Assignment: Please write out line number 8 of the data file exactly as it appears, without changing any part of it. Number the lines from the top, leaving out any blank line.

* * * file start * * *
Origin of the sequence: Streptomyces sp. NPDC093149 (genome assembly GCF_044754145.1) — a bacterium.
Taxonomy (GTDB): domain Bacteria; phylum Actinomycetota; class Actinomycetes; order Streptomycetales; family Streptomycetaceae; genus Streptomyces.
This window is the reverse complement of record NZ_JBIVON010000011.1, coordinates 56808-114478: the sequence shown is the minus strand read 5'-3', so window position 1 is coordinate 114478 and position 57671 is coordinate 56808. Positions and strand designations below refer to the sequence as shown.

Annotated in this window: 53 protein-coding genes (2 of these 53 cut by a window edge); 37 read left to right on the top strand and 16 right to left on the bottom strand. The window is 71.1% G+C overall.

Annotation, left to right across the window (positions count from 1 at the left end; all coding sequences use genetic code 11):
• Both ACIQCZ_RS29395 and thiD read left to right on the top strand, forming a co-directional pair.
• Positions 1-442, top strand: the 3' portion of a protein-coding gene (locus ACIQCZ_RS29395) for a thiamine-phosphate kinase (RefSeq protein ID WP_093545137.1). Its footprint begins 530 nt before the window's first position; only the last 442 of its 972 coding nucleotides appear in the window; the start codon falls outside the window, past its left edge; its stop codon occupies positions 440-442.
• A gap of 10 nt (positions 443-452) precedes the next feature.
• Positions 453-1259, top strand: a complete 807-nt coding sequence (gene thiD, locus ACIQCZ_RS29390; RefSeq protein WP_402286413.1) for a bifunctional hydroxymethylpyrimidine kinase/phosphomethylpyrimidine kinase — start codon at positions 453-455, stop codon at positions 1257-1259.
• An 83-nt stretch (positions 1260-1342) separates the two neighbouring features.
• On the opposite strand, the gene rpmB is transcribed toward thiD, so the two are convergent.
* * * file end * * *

• A gap of 10 nt (positions 443-452) precedes the next feature.